January starts the year with a plethora of fun, frolicsome festivity. The new year in particular is celebrated by at least 170 nations. In terms of energy, January focuses on beginnings. It’s a time for personal renewal, starting any beloved project, and sustaining those things already in progress.Magic for health, protection, and prosperity is particularly augmented by working during this month. It’s also good time for spell work having to do with beginning and conceiving; protection; reversing spells; conserving energy by working on personal problems that involve no one else; getting your various bodies to work smoothly together for the same goals.
It is said that whatever the weather is like the first twelve days of January indicates what the weather will be like for the next twelve months. Each day equals one month in succession.
January Birth Signs
(Celtic, Nordic, Astrological, etc)
- Dec 22 to Jan19 – Sun in Capricorn
- Dec 22 to Jan 21 – Sign of the Carnation Flower
- Dec 23 to Jan 1 – Sign of the Apple Tree
- Dec 24 – Jan 21 – Sign of the Birch Tree
- Jan 1 to Jan 11 – Sign of the Fir Tree
- Jan 12 to Jan 24 – Sign of the Elm Tree
- Jan 21 and Feb 19 – Sign of the Orchid Flower
- Jan 21 to Feb 19 – Sun in Aquarius
- Jan 21 – Feb 17 – Sign of the Rowan Tree
- Jan 25 to Feb 3 – Sign of the Cypress Tree
January – the month of new beginnings. January was introduced into the Roman calendar by a legendary king of Rome, Numa Pompilius (c. 715 – 673 BCE), who named it in honor of Janus, the god of doors and openings, beginnings and endings.
Since January is reckoned as the first month of a new year, this connection with the god Janus is appropriate. It is an excellent time to work on putting aside the old and outdated in one’s personal life and making plans for new and better conditions.
The Chinese use this concept in celebrating their New Year, which occurs on the first day of the New Moon when the Sun is in Aquarius. They considered this celebration a time for settling debts, honoring ancestors, and having family reunions. They carry paper images of dragons through the streets and set off fireworks to chase away evil entities and misfortune.
Tsao-Wang was the Chinese kitchen god or deity of the hearth and domestic comfort; his picture hung above the stove. He was the protector of the family and recorder of their actions and words. His report at the end of each year to the Heavenly Jade Emperor was said to determine the family’s coming fortune. Because of this, the Chinese burned the old picture-image and put up a new one a few days before New Year. His wife had the task of reporting on female family members.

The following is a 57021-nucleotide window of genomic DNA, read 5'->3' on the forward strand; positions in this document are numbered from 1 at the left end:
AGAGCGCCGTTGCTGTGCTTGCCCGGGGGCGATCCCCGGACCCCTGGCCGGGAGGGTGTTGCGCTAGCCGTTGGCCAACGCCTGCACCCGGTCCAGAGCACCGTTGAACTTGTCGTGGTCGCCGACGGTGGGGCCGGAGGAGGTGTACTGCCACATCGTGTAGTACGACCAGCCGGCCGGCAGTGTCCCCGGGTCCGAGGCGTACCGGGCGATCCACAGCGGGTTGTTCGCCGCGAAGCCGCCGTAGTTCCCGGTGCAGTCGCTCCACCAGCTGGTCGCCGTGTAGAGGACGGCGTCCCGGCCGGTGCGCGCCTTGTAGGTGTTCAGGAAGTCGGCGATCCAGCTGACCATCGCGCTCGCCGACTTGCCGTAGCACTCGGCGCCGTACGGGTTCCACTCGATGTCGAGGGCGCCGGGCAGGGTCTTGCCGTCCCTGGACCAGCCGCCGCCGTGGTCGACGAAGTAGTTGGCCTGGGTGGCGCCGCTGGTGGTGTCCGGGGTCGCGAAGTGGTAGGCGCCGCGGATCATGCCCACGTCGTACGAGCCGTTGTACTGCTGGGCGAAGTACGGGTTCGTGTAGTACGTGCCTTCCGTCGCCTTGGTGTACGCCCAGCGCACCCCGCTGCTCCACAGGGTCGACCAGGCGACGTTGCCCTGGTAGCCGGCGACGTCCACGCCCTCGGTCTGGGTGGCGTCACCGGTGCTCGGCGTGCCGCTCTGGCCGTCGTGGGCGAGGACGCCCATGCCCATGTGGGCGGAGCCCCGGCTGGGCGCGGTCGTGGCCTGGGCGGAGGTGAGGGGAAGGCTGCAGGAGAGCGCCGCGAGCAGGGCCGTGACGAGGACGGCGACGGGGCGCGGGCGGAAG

Even the people of Tibet, whose year began about the end of January, had a celebration for expelling the Old Year. They made a dough image for the demons to inhabit, then worshipped them for seven days. At the end of that period, they took the image outside the village to a crossroad and abandoned it. The idea behind this seems to have been that the negative beings who had accumulated during the Old Year, received recognition for their existence, but also received a firm statement, by the action ofleaving their image outside the village, that they were not welcome to hang around.
Most cultures had some ceremony for ending an old cycle of the calendar and celebrating the beginning of a new cycle. Physical activity acknowledgint the end and beginning of cycles sets off similar changes in the subconscious mind. This change in the subconscious is necessary in order for actual physical changes to come about. Such rituals are helpful when one faces the end of cycles in relationships, career, residence, or other life situations.
During the Feast of Kore, which was held at night with much feasting and dramatics, a group of initiates bearing torches went down into the goddess’s underground chamber. With much ceremony and reverence, they brought out the wooden statue of Kore, naked except for her golden jewelry. The statue was placed on a decorated litter and carried seven times around the temple. The Greeks considered that the number seven brought luck and success.
The Incan festival of Camay Quilla was held at the New Moon.
The Seven Deities of Luck in Japan were honored during a three-day festival called San-ga-nichi. To avoid good luck being swept away, there was no sweeping during this festival. These Seven Deities are also called Shichi Fukujin or Shichi-Kukujin, which means “Seven Gods of Happiness.” There are six gods and one goddess that make up this little group. They sail about in a treasure ship called a takarabune.
From Moon Magick and various other sources
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